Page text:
You can install laminate, engineered wood, resilient flooring, and many other finished flooring materials directly over a dry concrete slab. However a wooden subfloor helps insulate the flooring from the cold concrete. It also adds a little cushion to the hard surface of the concrete. A wooden subfloor will not cure moisture problems. Moisture that comes up through the slab will ultimately find its way into your finished floor. Cure the moisture problem before you install the floor.
Headroom, especially in a basement, may be at a premium. To make low flooring framing that will conserve headroom, lay pressure-treated 2x4s (sleepers) flat and cover them with 3/4-inch tongue-and-groove OSB underlayment or exterior plywood.
Prepare the floor by vacuuming and installing a waterproofing membrane on asphalt mastic. Overlap the seams of the plastic sheet at least 6 inches and tape the seams with the tape recommended by the manufacturer. Starting with a 1/4-inch gap along the walls, mark the sheet with a felt marker at 16-inch intervals. Snap chalklines to help you position the sleepers. Set out the sleepers along the perimeter of the room and in their approximate locations across the rest of the floor, cutting them to length as necessary.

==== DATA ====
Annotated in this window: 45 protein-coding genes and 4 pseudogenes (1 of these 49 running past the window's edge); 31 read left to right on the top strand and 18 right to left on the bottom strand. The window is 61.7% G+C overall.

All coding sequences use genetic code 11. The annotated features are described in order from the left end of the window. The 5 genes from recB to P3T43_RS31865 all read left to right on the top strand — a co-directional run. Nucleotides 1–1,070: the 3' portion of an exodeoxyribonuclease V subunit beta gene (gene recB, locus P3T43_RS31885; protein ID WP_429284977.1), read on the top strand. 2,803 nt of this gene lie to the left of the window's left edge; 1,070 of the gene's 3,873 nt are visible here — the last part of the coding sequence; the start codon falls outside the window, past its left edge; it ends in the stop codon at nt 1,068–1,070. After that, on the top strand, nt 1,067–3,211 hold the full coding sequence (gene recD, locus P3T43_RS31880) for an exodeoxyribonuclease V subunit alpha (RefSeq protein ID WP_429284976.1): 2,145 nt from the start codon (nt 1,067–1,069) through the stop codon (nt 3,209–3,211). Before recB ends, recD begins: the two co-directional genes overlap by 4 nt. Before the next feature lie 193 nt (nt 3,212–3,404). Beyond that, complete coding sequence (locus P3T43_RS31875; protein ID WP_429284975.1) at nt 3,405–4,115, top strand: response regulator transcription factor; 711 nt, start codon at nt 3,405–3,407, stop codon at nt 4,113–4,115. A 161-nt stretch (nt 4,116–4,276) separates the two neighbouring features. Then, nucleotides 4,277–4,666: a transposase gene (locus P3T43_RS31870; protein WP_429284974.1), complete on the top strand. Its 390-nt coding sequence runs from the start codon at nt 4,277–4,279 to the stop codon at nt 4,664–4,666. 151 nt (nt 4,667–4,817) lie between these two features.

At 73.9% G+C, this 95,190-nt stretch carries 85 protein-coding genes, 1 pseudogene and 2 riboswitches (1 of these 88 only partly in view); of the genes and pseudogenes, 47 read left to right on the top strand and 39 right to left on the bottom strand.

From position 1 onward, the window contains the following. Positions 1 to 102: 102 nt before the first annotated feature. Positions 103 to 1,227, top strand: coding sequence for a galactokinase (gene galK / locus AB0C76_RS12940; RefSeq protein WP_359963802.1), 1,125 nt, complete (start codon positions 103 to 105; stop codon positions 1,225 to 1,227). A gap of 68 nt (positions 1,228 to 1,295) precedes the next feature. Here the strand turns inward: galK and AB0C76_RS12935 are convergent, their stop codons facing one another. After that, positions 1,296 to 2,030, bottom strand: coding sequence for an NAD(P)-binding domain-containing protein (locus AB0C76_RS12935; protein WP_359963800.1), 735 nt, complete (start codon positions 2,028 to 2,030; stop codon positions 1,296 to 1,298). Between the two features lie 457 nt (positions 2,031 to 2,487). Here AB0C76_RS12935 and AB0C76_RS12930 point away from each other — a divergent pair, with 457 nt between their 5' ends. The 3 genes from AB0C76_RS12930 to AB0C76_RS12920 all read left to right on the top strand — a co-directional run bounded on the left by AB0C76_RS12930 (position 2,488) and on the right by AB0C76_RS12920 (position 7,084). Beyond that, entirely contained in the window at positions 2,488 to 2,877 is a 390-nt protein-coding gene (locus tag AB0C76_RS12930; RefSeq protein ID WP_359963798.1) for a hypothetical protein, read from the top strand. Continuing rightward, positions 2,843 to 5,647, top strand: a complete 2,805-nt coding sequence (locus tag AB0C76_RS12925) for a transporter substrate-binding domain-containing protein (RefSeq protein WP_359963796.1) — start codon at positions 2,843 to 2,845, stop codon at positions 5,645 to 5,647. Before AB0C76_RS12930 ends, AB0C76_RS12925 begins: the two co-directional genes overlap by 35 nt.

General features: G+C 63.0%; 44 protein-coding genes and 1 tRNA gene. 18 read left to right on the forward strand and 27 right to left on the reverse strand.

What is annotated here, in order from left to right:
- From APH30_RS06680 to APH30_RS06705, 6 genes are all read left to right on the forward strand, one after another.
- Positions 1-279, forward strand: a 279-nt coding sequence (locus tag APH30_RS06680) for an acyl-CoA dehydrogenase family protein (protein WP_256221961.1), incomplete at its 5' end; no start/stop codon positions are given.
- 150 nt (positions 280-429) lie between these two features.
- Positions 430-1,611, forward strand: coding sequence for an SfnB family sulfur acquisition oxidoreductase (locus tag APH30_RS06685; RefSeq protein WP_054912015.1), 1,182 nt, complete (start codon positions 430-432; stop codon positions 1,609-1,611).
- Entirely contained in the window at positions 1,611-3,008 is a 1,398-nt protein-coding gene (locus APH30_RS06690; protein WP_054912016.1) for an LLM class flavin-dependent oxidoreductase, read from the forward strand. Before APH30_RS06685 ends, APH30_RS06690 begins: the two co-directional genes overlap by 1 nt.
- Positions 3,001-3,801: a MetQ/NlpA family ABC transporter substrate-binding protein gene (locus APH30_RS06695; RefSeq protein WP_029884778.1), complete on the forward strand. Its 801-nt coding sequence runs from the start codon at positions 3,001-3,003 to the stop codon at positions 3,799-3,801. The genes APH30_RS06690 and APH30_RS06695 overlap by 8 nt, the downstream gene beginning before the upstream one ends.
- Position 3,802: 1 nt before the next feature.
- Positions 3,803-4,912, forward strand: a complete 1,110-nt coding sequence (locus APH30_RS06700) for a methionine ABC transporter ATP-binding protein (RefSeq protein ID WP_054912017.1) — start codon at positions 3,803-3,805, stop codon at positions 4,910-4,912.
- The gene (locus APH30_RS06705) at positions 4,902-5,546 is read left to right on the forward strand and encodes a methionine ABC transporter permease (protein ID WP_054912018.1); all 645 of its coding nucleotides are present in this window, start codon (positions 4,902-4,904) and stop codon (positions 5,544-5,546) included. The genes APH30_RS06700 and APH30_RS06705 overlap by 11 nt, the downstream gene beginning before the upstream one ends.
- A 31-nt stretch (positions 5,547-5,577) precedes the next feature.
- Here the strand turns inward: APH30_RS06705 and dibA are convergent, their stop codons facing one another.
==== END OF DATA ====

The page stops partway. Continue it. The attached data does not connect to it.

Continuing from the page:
After making sure that the floor is level, use cedar shims to level the sleepers. Lay a 4-foot level across the sleepers to make sure they lie on the same plane. Insert cedar shims to raise the sleepers at low spots. Fasten the sleepers (through the shims) with powder-actuated fasteners.
Set the first sheet of underlayment (tongue to the wall) with the long side perpendicular to the sleepers and 1/2 inch from the wall. Fasten the sheet with 2-1/2-inch coated screws every 6 inches along the walls and every 8 inches across the sheet. Don't drive screws at the grooved edge yet.
Install the remaining sheets in the first row along the wall with a 1/8-inch gap between the ends. In the second row start with a half-sheet (then a full sheet for the third row) so the joints will be offset. Fit the tongue of one sheet into the groove of the other and screw it to the sleepers.
Ok I hate to point it out, but Don't screw 2 1/2 inch long screws into the plywood that is .75” thick with a 2x4 measuring >1.5 inches. I would use 2” with a countersink to avoid snags. 👍🏼